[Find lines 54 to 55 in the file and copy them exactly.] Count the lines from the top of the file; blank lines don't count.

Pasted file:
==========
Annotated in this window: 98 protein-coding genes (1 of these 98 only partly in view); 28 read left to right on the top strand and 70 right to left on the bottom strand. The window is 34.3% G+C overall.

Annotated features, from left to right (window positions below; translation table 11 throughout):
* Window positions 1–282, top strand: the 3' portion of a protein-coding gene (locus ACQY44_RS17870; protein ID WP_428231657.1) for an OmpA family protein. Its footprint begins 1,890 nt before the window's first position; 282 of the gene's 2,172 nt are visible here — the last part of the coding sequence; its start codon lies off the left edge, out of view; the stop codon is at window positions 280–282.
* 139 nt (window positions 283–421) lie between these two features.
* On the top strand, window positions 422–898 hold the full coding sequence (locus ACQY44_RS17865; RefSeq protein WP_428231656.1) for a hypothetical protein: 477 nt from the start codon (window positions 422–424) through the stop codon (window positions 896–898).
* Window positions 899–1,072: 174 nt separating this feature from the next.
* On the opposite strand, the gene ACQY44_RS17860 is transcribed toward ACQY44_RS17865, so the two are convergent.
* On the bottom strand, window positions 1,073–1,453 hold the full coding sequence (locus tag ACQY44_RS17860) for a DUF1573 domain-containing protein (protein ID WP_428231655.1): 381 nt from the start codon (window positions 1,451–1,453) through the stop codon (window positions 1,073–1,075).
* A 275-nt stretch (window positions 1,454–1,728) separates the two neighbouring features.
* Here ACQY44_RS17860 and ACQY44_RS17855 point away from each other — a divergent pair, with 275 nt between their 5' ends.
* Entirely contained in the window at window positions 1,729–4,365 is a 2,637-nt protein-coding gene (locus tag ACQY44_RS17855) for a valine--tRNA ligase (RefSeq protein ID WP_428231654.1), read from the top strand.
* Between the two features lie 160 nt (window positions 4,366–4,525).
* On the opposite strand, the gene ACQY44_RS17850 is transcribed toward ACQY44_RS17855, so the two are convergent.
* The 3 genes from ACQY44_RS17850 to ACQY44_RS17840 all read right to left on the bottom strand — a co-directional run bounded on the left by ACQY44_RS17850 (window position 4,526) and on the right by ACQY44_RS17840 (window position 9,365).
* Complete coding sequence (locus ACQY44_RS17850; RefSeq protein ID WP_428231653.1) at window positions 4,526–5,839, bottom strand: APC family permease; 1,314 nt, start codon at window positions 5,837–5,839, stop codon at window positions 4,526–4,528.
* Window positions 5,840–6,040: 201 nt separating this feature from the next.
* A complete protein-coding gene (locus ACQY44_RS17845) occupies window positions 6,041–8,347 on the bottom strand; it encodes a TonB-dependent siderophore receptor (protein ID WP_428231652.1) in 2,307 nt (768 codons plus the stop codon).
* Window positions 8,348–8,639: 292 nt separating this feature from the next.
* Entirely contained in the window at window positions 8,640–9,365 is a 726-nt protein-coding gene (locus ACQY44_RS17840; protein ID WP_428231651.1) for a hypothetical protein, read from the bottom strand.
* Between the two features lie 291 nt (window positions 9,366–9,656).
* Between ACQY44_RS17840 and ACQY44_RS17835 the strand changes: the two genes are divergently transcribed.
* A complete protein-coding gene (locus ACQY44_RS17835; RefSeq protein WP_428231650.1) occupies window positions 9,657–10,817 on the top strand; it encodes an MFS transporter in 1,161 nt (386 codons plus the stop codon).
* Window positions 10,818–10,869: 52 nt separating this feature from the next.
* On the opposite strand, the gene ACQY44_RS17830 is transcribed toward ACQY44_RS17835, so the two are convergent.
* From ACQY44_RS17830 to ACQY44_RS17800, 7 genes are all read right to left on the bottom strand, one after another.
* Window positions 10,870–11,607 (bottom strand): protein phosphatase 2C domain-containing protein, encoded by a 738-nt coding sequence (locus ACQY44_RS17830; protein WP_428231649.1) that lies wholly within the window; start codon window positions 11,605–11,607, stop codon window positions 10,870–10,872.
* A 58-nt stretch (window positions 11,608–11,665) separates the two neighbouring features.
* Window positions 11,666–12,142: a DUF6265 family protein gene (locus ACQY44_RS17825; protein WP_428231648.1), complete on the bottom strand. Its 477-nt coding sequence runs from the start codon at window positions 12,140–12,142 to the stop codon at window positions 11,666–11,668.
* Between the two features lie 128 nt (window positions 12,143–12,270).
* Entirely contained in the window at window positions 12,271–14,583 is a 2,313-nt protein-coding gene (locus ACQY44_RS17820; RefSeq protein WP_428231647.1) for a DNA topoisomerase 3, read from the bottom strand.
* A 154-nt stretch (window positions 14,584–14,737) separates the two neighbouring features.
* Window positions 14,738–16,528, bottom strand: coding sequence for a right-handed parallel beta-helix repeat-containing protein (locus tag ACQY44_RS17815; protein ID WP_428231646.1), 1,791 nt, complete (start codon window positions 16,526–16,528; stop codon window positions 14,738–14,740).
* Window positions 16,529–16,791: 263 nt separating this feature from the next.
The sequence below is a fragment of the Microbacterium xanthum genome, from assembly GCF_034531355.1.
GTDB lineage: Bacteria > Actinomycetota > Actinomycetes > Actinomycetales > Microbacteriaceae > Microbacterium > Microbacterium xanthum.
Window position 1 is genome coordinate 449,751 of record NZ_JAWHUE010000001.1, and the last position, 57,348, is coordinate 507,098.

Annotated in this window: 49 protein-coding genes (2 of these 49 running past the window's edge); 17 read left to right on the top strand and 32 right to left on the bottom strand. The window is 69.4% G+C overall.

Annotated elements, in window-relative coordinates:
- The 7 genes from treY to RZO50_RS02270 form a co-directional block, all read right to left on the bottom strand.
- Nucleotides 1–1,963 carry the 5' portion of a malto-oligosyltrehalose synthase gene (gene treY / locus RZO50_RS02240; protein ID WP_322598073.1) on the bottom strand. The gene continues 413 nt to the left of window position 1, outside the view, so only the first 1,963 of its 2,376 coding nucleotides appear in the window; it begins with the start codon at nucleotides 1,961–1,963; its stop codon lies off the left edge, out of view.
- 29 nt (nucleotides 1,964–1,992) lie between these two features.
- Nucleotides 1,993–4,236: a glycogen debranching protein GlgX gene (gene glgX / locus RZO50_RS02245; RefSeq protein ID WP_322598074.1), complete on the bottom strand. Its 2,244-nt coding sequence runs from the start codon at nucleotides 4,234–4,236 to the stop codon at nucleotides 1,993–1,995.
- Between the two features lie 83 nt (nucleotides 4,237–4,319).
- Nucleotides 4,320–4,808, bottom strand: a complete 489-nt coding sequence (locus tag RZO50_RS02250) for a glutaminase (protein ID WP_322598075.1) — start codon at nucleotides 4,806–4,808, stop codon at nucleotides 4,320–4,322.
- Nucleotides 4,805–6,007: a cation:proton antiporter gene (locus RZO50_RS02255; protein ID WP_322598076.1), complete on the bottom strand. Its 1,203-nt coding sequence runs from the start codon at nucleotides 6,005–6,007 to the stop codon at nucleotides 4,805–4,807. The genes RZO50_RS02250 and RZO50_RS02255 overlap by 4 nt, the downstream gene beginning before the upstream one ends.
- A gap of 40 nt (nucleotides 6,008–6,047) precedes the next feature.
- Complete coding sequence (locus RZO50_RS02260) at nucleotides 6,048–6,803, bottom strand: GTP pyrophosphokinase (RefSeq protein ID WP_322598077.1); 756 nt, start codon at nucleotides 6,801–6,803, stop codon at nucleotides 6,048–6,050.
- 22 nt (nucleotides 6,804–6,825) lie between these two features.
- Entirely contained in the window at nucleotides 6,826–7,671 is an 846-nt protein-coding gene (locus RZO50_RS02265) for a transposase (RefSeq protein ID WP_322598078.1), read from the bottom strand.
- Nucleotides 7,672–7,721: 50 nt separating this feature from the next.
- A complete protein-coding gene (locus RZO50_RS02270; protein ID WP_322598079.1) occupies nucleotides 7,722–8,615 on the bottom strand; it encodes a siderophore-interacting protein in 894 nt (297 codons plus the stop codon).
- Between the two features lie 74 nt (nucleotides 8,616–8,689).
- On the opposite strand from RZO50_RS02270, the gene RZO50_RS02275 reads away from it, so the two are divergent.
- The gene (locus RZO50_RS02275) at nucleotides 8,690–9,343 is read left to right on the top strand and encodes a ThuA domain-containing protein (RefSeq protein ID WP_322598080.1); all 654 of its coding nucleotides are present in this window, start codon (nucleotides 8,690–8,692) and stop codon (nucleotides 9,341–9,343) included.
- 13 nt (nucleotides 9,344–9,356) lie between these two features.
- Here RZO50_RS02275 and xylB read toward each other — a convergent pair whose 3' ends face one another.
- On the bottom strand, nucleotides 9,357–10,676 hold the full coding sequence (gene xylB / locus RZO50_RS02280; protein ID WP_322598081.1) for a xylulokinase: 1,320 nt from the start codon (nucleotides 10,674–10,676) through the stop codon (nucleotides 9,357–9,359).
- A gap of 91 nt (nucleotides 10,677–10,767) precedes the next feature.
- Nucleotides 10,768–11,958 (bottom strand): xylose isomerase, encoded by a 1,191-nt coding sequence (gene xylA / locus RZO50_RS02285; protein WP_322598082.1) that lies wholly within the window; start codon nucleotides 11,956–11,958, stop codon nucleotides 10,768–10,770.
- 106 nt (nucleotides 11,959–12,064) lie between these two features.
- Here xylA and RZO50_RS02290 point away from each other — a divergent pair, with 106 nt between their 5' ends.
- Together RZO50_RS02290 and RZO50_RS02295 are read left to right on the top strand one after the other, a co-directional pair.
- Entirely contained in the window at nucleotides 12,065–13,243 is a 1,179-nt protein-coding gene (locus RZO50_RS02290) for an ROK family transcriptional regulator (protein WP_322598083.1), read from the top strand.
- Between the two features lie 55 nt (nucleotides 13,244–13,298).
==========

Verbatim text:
- The gene (locus RZO50_RS02275) at nucleotides 8,690–9,343 is read left to right on the top strand and encodes a ThuA domain-containing protein (RefSeq protein ID WP_322598080.1); all 654 of its coding nucleotides are present in this window, start codon (nucleotides 8,690–8,692) and stop codon (nucleotides 9,341–9,343) included.
- 13 nt (nucleotides 9,344–9,356) lie between these two features.